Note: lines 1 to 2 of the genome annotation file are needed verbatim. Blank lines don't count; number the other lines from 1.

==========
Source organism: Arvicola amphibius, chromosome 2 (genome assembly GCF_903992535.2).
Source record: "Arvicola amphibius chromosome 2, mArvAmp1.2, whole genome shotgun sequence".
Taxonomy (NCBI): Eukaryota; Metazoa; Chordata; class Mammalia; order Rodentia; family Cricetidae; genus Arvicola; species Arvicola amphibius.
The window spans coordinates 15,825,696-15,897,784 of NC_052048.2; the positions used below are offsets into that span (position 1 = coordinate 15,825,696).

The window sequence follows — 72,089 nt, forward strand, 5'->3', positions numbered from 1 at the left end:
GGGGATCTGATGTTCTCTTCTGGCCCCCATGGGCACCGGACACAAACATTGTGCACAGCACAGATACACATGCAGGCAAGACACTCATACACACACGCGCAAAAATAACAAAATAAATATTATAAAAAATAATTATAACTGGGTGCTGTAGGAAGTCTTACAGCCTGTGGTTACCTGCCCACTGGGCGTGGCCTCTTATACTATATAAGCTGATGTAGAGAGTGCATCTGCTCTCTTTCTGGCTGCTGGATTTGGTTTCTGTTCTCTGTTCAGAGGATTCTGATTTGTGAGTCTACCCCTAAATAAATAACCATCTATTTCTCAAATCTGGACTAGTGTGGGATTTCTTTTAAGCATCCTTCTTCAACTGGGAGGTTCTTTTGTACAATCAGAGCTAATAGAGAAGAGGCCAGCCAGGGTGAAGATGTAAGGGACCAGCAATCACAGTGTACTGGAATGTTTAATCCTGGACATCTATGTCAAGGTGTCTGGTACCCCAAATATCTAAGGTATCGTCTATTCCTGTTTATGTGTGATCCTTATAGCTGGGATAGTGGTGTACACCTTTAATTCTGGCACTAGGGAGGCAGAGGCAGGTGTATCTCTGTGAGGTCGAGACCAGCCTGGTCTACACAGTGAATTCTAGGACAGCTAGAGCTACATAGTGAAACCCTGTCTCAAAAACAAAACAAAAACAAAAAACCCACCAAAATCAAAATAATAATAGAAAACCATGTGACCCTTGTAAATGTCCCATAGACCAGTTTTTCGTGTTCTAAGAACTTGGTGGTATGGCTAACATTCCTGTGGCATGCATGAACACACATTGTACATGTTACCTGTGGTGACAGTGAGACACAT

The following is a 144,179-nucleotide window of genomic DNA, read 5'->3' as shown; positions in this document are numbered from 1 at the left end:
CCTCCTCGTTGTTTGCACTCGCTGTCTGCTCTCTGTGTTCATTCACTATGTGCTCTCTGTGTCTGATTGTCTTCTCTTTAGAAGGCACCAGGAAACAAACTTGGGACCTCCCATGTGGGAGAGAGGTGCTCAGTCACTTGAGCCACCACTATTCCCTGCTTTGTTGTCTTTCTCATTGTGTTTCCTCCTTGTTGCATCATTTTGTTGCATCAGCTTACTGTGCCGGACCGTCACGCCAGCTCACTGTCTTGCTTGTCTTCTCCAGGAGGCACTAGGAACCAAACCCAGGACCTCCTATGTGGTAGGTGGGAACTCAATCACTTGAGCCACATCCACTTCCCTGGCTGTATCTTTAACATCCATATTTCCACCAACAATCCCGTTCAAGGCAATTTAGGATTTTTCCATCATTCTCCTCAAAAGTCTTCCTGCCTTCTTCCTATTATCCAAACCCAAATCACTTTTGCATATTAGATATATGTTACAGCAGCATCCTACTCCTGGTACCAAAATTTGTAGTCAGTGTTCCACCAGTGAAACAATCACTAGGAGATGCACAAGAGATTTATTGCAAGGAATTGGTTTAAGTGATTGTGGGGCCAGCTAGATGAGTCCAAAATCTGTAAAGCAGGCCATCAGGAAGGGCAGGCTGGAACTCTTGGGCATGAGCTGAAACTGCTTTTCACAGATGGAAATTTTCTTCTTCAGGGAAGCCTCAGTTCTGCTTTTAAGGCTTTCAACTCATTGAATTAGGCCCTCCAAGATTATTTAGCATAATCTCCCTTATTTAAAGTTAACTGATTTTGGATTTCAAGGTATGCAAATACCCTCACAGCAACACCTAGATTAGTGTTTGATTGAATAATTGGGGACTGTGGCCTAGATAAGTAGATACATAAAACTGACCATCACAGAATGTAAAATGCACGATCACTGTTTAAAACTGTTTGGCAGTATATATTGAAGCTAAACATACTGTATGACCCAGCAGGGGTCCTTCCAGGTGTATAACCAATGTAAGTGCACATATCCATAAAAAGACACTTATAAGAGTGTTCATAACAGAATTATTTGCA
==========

Source organism: Arvicola amphibius, chromosome 2 (genome assembly GCF_903992535.2).
Source record: "Arvicola amphibius chromosome 2, mArvAmp1.2, whole genome shotgun sequence".